"I expected there to be more treatments, but there really is nothing that can be done, just wait, and hope."

Inconvenient restrictions?

When asked about how the COVID-19 restrictions issued by health authorities and the governor's office affected her business, Kuzmin was clear – her business is currently closed due to her health.

"It is still closed because I still don't have the health or energy to be able to operate it," Kuzmin said. "I still haven't regained enough energy. I'm still fatigued. I still have headaches. I still have an occasional fever after activity.

"Even if the restrictions were to be lifted tomorrow, I wouldn't be able to reopen my business because I am not in good enough health to operate it."

Kuzmin feels that the best thing for business and the economy is to ensure a healthy populace. She hopes that with the vaccine and other strides made to fortify safety and stem the spread, recovery will be possible.

"Well, I think it's important to protect the people that work in the businesses, business owners as well as the patrons," she said. "Or else more people will end up like me, and then we won't have anyone to run the businesses when the pandemic does end..."If we don't have healthy people when the pandemic is over, we'll have an even worse economy on the other side of it.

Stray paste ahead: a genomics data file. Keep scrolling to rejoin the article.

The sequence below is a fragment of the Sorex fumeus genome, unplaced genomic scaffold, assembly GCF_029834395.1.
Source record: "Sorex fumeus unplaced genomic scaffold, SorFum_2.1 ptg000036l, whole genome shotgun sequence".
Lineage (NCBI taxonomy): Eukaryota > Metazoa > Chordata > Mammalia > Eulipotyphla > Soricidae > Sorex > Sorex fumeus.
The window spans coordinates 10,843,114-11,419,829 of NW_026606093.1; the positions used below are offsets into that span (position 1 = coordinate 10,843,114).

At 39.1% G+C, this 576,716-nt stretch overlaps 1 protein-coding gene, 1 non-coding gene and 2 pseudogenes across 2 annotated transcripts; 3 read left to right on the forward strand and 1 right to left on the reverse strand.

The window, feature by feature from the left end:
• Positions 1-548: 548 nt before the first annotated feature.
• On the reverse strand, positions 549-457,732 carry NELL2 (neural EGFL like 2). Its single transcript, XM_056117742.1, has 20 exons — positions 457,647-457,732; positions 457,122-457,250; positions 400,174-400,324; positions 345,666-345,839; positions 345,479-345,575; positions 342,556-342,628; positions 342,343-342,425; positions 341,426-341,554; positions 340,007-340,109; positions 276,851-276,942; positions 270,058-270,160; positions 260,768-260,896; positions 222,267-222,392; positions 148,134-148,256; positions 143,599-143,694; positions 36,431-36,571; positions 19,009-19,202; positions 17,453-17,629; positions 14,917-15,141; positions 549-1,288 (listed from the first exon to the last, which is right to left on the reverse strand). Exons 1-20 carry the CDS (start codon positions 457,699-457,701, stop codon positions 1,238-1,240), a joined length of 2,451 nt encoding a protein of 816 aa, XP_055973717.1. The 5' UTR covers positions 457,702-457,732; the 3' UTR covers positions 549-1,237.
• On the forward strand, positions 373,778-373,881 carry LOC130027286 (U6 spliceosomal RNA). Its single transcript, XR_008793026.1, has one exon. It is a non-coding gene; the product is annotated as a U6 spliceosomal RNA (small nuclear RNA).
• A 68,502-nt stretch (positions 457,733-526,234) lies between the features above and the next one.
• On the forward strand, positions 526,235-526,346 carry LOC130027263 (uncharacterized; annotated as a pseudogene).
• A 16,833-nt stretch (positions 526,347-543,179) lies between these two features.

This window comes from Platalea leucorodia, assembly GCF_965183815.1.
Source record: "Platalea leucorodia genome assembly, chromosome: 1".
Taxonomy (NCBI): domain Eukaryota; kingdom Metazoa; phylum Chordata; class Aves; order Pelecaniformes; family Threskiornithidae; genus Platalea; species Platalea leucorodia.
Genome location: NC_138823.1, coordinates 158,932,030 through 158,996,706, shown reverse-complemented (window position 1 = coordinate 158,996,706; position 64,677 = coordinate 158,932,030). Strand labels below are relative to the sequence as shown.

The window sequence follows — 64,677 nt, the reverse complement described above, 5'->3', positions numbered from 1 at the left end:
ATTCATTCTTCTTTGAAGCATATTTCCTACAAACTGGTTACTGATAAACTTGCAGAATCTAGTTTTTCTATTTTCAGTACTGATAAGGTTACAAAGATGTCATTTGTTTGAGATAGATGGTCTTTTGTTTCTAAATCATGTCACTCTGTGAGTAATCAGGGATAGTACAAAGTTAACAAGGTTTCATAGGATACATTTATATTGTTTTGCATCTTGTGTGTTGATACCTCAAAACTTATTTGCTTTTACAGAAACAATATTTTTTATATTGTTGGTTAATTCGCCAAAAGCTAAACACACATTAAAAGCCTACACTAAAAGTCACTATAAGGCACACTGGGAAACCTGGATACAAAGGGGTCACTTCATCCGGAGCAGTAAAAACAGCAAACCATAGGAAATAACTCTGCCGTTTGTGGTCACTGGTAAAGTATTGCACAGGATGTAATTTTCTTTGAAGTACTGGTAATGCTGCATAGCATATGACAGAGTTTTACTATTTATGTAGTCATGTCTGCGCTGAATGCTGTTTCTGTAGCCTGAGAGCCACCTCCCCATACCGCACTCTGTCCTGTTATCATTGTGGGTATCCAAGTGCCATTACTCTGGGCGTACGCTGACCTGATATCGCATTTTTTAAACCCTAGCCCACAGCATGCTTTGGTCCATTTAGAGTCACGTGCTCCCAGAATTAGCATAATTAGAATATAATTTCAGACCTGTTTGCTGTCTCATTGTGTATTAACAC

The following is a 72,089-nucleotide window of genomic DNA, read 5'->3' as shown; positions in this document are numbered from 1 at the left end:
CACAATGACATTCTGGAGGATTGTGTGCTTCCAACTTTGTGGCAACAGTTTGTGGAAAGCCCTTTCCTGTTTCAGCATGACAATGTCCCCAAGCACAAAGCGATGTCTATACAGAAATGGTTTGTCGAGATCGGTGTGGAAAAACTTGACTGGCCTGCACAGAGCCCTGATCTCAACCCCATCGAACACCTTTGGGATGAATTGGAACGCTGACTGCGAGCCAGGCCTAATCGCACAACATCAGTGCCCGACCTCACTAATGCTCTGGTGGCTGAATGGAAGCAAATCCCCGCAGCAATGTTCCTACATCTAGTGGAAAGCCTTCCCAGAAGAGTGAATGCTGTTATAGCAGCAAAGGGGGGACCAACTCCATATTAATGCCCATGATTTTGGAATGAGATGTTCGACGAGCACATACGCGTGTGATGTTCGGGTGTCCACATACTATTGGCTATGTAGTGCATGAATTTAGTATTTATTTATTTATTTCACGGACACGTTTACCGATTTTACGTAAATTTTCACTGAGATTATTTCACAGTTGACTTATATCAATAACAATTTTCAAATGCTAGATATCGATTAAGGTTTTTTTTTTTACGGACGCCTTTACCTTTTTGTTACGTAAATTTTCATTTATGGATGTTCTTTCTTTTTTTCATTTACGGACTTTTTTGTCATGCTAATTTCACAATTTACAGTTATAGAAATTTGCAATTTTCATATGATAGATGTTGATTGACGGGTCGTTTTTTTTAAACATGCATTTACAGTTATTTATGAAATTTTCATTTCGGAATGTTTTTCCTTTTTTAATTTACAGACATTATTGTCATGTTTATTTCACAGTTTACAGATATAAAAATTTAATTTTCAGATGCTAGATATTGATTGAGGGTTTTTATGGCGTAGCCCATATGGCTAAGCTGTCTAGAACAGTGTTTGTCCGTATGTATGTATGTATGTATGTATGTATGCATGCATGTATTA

"We will have an even sicker workforce if we worry about the economy only."

As vaccines are just beginning to become available, there is light.

Kuzmin said that in the past flu shots, as well, have never been a priority for her. Now they are.

"I never found the flu shot as important; it wasn't at the top of my list to get it," she said. "But this year I did get the flu shot as soon as it was available, because the risk of someone getting COVID and the flu is just so high right now. If I was to contract both at the same time, I don't know how I would have fared."

She also emphasized that the virus vaccines are being developed by the world's top scientists – it is a global pandemic. Once they are approved, she plans to get one of those as well.

"Once it is approved... yes, I would go get the vaccination," Kuzmin avowed. "Especially since it hasn't been shown that after you have had COVID that you (develop) any long-term antibodies."